Message 3 of 7 , Jun 7, 2001
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          George,

          I really, really liked your proposed meaning for GoT 97- Woman With Jar.
          Frankly, the saying had me baffled. Can't say I'm satisfied with that
          "domain of the son" business, however.

          Sometimes I get the sense that "The Kingdom of Heaven is like..." should be
          read "Entry to the Kingdom of Heaven is like..." in most cases.

          In this case, the saying seems to be that the opportunity to enter may
          eventually be lost by inattention, neglect and/or ignorance. This has always
          struck me as some sort of "lost opportunity" saying.

          Ron McCann
          Saskatoon, Canada
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        • George Duffy
          ... Jar. ... that ... Thank you Ron, I m not particularly satisfied with the domain of the son business either. Intuitively, it seems to fit with a broader
          Message 4 of 7 , Jun 8, 2001
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            --- In gthomas@y..., "Ron McCann" <ronmccann1@d...> wrote:
            > George,
            >
            > I really, really liked your proposed meaning for GoT 97- Woman With
            Jar.
            > Frankly, the saying had me baffled. Can't say I'm satisfied with
            that
            > "domain of the son" business, however.


            Thank you Ron, I'm not particularly satisfied with the "domain of
            the
            son" business either. Intuitively, it seems to fit with a broader
            theory that I'm working on, but I'll explain that some other time.
            I've got more thinking to do on it.

            >
            > Sometimes I get the sense that "The Kingdom of Heaven is like..."
            should be
            > read "Entry to the Kingdom of Heaven is like..." in most cases.
            >
            > In this case, the saying seems to be that the opportunity to enter
            may
            > eventually be lost by inattention, neglect and/or ignorance. This
            has always
            > struck me as some sort of "lost opportunity" saying.


            The woman was not only inattentive, she was absurdly inattentive. In
            losing the meal, the weight of the jar would have been a fraction of
            its previous weight by the time she neared home. Yet, confidently
            she
            strode on, never even looking behind her to check anything. She
            ignored the obvious evidence of her plight or perhaps rationalized it
            away by thinking that the jar was a good one and had never leaked
            before. By exagerating the foolishness of this woman, I think that
            Jesus was making the point that man's trust in this world is equally
            absurd. There are no jars that won't eventually break, no bodies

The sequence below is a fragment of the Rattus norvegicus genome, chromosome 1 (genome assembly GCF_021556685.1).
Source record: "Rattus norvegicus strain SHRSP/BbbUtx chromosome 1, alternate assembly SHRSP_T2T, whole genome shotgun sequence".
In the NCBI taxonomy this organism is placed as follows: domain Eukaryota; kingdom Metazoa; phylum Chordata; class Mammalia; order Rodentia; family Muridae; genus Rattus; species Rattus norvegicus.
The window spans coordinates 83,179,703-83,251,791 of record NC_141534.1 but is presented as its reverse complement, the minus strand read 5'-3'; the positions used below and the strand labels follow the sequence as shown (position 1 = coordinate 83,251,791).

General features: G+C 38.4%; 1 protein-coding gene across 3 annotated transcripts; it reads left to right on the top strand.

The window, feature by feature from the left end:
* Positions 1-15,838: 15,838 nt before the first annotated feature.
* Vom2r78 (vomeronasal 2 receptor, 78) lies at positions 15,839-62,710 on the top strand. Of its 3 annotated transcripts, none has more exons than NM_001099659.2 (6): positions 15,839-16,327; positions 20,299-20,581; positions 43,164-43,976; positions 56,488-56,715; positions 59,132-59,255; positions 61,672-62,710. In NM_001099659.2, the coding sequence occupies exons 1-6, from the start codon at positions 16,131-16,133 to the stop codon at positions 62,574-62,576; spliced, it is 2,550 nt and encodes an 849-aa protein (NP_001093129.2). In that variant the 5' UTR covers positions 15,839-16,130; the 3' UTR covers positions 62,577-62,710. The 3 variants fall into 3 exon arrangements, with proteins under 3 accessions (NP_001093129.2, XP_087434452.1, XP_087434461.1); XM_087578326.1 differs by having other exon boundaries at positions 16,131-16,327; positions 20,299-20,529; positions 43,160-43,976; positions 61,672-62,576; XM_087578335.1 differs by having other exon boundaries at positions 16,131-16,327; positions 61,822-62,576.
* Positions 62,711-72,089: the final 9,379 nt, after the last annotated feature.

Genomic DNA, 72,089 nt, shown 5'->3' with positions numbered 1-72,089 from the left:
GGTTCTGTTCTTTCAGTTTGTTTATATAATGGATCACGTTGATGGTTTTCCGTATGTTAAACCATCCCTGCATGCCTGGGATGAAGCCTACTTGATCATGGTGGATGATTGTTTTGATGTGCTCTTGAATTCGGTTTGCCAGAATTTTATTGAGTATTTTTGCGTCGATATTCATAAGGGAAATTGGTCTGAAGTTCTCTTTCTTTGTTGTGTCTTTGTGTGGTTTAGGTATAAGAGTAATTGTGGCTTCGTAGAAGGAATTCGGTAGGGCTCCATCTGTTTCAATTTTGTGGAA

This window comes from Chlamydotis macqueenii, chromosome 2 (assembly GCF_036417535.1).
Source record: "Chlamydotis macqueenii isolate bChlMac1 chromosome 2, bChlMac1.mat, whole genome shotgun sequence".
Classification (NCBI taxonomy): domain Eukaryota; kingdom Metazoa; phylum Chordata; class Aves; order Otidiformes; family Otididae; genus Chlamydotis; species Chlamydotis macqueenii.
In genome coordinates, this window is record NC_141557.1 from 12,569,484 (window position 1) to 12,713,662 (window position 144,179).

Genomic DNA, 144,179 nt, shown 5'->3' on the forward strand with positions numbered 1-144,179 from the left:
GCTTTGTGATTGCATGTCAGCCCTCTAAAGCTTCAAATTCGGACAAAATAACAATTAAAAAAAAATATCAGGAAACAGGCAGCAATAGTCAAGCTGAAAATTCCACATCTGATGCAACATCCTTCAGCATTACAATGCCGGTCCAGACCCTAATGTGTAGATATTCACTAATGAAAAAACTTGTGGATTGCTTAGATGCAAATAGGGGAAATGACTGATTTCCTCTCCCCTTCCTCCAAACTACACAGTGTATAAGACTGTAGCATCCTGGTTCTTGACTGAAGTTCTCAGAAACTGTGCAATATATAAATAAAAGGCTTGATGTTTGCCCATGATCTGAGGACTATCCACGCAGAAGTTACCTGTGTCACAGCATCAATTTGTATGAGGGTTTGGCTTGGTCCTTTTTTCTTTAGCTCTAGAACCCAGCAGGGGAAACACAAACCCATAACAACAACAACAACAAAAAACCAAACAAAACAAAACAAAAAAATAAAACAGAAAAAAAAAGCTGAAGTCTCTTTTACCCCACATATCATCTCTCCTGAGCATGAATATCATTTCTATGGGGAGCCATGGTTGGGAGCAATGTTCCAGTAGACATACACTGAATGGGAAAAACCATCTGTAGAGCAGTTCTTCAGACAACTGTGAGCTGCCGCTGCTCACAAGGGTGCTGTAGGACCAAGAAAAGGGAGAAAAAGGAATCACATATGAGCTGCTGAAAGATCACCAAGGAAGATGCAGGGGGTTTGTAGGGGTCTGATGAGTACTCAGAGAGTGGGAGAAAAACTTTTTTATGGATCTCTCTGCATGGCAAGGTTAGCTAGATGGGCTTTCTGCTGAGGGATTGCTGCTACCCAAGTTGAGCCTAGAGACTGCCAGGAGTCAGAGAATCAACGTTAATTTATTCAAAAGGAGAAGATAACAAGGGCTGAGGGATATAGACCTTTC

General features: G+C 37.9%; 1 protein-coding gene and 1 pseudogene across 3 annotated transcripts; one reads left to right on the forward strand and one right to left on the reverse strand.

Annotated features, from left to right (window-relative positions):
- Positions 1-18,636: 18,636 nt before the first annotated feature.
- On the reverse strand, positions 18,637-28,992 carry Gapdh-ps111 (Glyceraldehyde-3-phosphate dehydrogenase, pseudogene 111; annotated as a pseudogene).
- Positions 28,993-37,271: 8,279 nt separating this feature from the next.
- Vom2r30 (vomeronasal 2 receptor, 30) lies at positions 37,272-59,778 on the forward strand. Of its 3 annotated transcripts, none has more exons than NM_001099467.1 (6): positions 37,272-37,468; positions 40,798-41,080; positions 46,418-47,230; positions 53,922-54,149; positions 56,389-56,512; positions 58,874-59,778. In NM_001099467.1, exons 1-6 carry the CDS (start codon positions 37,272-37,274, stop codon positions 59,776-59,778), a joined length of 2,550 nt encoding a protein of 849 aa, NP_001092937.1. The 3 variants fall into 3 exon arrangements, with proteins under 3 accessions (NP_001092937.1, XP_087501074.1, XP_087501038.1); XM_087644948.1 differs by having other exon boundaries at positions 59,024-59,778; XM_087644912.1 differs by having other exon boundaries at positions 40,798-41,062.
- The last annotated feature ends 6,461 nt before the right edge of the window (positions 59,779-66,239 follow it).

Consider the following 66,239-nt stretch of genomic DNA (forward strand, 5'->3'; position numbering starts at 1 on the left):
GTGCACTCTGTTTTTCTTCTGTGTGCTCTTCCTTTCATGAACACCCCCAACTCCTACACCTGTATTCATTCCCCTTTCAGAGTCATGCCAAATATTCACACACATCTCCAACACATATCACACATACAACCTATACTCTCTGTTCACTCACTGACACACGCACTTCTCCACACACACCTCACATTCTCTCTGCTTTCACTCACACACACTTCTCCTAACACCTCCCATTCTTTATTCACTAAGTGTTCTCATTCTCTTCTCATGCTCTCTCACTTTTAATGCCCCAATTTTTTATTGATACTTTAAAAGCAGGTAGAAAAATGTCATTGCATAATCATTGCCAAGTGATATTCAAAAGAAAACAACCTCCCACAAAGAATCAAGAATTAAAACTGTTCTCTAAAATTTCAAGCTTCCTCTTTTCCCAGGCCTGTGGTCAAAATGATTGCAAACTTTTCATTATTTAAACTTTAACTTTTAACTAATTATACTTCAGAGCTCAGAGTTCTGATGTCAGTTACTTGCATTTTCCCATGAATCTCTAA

that
            won't, sooner or later, dry up and die, that there is nothing in this
            world that is dependable at all.

            Now consider how the parable would have read had he had the woman
            stop
            to fix the broken handle, before reaching home. She would indeed
            have
            learned that she was remiss by not checking it earlier. She would
            have fixed it and learned the lesson that a simple patch job, a
            little
            dab of this or that, would be her salvation. And on she would go,
            still trusting in the world and her own devices to get her valuable
            contents home. We would today call this "coping."

            However, what I think the Jesus of Thomas is saying in this parable
            is
            that the *attention* she lacks is to the awareness that trusting in
            anything of this world, where nothing lasts, where death is
            guaranteed, is really an absurd misplacement of trust. Coping
            doesn't
            cut it, that only offers a temporary respite and a false sense of
            security. That's the bleak picture. Sorry if it depresses anyone.:-)
            The Gospel of Thomas doesn't teach coping skills, even on a spiritual
            level. It seems to aim for ultimate answers. It's radical theology.

            But then Jesus says in effect, ah, good news, this isn't the Kingdom
            of God, because in the Kingdom, nothing breaks and nothing dies. The
            Kingdom is characterized in another logion, GTh 76, "seek his
            unfailing and enduring treasure
            where no moth comes near to devour and no worm destroys." The
            awareness of the lesson of this parable is the entry into this
            Kingdom.

            So I think, Ron, that the "lost opportunity" you mention is only a
            possibility for this woman if she fails to realize the futility, or
            maybe "meaninglessness" is a better word, of the whole enterprise.

            Peace,

            George Duffy